It is unlawful under the Sex Discrimination Act 1984 (Cth) (SDA) and state-based anti-discrimination legislation for a worker to sexually harass another worker.
Importantly, businesses can also be held legally responsible (and therefore ‘vicariously liable’) under the SDA for acts of sexual harassment that occur in their workplace – unless the business took ‘all reasonable steps’ to prevent the conduct.
We previously explored what is required to take ‘reasonable steps’, as well as the new ‘Stop Sexual Harassment’ claims in the Fair Work Commission, here.
Sexual harassment claims under the SDA are initially made to the Australian Human Rights Commission (AHRC), where a conciliation conference is conducted. If the matter is not resolved, the applicant may commence Federal Court proceedings against the perpetrator and/or their employer.
Compensation Payments for Sexual Harassment
The most commonly sought remedy is financial compensation. This can be for economic loss, and/or general damages for hurt, humiliation and distress.
Prior to July 2014, the general range of compensation awarded by courts for non-economic loss in sexual harassment cases was approximately between $12,000 and $20,000.
Then in July 2014 the Full Federal Court in its decision of Richardson v Oracle Corporation Australia Pty Ltd held that the general range of non-economic damages in sexual harassment claims was no longer consistent with prevailing community standards. The complainant was awarded $100,000 for being subjected to a ‘humiliating series of slurs, alternating with sexual advances’ in 11 separate incidents.
Following on from this, in 2015 general damages of $180,000 were awarded in the case of Collins v Smith in which the perpetrator’s conduct included physical contact, propositions for sex, threatening comments and written communications.
Then in 2019, general damages of $120,000 were awarded in Hill v Hughes t/as Beesley and Hughes Lawyers where a paralegal was sexually harassed by a principal lawyer who engaged in a variety of physical and non-physical harassment.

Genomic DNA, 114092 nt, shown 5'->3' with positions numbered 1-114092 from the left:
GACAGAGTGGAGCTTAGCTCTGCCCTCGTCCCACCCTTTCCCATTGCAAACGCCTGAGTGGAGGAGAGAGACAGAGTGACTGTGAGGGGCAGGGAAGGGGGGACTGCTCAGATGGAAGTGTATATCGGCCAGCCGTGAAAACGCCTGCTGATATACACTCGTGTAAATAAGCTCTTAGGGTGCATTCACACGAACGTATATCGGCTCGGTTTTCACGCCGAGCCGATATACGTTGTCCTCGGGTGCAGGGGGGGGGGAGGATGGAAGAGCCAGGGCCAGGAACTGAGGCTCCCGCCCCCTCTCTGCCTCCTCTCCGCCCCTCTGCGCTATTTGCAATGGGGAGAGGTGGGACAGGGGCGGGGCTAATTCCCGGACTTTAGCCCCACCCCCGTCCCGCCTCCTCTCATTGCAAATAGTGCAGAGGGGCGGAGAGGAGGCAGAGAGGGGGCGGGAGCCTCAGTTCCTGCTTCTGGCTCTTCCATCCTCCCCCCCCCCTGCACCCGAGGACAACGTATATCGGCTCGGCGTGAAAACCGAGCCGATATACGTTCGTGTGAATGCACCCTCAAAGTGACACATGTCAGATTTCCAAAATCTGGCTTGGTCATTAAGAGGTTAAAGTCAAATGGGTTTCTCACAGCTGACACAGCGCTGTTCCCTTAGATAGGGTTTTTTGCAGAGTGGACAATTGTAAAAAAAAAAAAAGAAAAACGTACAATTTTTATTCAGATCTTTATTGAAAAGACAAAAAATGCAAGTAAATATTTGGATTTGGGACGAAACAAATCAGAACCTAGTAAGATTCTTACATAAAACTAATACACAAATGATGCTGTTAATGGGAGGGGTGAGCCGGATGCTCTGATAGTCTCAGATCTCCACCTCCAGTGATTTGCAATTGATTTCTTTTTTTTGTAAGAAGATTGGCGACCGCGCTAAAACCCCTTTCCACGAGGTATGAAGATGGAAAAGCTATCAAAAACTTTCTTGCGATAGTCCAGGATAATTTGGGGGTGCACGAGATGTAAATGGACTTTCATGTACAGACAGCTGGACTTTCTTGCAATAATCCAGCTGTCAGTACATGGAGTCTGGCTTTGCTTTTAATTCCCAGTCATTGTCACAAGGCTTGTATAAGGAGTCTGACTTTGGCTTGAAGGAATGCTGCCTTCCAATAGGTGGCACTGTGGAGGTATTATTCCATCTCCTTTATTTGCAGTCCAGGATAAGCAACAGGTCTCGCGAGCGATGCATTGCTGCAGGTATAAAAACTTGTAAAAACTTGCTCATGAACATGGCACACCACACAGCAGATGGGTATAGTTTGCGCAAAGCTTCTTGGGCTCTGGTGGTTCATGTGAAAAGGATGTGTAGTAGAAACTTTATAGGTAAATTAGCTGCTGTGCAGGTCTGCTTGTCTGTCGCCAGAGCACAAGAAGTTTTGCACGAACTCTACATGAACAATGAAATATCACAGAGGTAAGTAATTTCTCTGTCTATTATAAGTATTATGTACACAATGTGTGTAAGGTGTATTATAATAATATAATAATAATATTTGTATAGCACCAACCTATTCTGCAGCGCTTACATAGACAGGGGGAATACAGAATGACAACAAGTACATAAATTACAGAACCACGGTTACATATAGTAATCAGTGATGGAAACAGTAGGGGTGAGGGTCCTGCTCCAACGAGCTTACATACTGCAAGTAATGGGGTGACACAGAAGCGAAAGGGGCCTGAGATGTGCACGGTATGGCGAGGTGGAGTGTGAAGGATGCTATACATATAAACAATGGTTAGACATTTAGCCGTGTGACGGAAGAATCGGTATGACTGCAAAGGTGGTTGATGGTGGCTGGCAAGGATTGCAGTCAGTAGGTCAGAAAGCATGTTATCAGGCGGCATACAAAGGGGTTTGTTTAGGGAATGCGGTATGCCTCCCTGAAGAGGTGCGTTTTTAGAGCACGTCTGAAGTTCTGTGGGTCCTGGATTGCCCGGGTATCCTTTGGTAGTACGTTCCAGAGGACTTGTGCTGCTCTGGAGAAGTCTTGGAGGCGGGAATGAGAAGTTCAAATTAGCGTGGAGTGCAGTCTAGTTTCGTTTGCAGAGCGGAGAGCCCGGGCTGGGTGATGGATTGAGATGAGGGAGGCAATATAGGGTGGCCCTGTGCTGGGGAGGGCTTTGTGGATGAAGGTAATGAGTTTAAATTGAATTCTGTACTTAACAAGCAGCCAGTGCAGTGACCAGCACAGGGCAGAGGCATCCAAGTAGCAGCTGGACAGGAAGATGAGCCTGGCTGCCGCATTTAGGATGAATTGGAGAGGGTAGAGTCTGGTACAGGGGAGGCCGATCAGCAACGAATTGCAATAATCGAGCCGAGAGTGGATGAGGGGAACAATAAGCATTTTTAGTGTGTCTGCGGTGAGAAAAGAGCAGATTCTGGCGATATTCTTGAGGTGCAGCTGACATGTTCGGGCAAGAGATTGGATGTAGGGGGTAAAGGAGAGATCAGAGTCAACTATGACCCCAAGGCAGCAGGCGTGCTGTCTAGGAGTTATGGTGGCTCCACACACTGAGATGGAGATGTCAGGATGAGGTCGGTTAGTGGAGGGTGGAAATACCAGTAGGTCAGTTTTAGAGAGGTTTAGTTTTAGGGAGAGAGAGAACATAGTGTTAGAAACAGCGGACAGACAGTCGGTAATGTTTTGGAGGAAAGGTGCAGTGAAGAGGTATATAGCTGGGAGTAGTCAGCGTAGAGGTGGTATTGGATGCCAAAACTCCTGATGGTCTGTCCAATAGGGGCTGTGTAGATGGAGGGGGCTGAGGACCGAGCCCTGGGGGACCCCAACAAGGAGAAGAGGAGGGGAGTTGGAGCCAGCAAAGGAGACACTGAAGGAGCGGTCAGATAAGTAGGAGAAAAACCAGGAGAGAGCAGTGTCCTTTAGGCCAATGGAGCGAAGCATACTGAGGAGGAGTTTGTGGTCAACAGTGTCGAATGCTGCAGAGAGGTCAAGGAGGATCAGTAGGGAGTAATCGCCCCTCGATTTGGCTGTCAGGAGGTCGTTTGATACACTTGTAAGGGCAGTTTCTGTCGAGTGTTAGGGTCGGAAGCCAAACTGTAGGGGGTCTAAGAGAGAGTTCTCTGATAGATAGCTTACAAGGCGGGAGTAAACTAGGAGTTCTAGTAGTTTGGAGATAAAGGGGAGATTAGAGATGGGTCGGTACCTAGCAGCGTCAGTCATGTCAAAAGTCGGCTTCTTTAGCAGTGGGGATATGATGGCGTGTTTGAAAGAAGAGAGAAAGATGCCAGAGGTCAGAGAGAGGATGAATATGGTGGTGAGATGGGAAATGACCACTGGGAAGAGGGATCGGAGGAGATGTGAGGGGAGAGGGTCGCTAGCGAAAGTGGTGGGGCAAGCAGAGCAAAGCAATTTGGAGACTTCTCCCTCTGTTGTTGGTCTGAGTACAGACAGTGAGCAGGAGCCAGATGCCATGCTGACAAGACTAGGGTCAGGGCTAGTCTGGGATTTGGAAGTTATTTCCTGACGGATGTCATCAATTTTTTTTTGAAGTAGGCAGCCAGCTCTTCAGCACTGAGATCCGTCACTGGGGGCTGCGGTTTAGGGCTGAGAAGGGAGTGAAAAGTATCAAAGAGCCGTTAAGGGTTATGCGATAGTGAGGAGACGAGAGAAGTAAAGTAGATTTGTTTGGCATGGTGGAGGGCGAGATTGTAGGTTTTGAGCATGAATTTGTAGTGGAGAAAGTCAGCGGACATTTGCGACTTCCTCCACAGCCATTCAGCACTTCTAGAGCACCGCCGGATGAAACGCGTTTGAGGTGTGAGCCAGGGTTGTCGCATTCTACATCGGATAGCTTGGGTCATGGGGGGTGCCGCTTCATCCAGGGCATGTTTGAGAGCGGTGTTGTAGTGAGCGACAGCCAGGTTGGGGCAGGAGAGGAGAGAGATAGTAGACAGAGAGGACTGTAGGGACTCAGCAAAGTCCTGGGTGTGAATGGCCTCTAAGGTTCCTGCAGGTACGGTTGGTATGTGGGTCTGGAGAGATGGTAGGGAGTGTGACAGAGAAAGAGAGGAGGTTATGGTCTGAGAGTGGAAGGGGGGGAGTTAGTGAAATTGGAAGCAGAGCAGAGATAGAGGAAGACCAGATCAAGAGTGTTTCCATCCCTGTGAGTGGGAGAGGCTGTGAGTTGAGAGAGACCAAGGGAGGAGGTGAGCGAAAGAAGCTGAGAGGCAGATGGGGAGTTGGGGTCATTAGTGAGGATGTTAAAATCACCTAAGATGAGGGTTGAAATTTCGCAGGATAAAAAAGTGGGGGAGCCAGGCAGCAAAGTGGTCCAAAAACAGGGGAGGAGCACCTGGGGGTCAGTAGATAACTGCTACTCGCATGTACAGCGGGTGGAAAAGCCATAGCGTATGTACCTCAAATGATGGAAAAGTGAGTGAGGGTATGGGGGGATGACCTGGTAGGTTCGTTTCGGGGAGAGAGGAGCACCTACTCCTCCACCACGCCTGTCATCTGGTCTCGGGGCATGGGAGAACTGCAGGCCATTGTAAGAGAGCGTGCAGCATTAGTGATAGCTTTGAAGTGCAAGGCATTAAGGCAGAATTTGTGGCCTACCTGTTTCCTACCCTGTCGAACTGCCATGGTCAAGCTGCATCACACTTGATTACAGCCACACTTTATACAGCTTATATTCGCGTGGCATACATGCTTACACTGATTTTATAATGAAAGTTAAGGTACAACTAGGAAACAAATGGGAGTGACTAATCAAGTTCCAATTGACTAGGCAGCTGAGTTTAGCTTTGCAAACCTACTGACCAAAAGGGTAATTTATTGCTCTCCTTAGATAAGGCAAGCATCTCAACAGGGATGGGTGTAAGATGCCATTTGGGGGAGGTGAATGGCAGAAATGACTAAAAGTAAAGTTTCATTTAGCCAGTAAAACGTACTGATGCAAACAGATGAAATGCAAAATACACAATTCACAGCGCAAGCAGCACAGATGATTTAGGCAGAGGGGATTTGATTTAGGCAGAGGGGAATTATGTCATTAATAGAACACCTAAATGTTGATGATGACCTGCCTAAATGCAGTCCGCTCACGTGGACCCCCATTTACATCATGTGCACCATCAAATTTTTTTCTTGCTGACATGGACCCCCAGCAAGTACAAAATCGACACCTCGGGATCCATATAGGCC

These cases demonstrate a significant uplift in the general range of compensation awarded by courts compared with awards pre-July 2014. This results in greater expectations in settlement negotiations prior to cases being heard in the Courts. In a recent example, it is understood former High Court Justice Dyson Heydon’s sexual harassment victims recently secured a six-figure payout from the Federal Government.
Lessons for Employers
Sexual harassment has been unlawful under the SDA since the 1980s. Despite this, sexual harassment remains worryingly common in Australian workplaces, as reported here.
This creates substantial risks to employee health and safety, and can result in losses in productivity, absenteeism and turnover of staff.
This, together with the increase in damages awarded, mean Australian employers must take steps to eliminate sexual harassment in the workplace.
Fundamental steps include:
- Conducting appropriate workplace sexual harassment training which clearly identifies what expected standards of behaviour are.
- Implementing appropriate policies and procedures on bullying, discrimination and harassment (including sexual harassment) which meet the extensive legislative and case law requirements.
- Monitoring behaviour of staff to ensure everyone meets the expected standards of behaviour. Where such standards are breached, this should be addressed swiftly and proportionately.
- Monitoring health and wellbeing of the workforce and foster a culture where concerns are raised early, to ensure that inappropriate behaviours do not become the norm.
If you require assistance reviewing your current workplace procedures or training in relation to sexual harassment, or addressing concerns of inappropriate behaviour, HR Legal can assist.
 (2014) 223 FCR 334.
  VCAT 1992.
  FCCA 1267.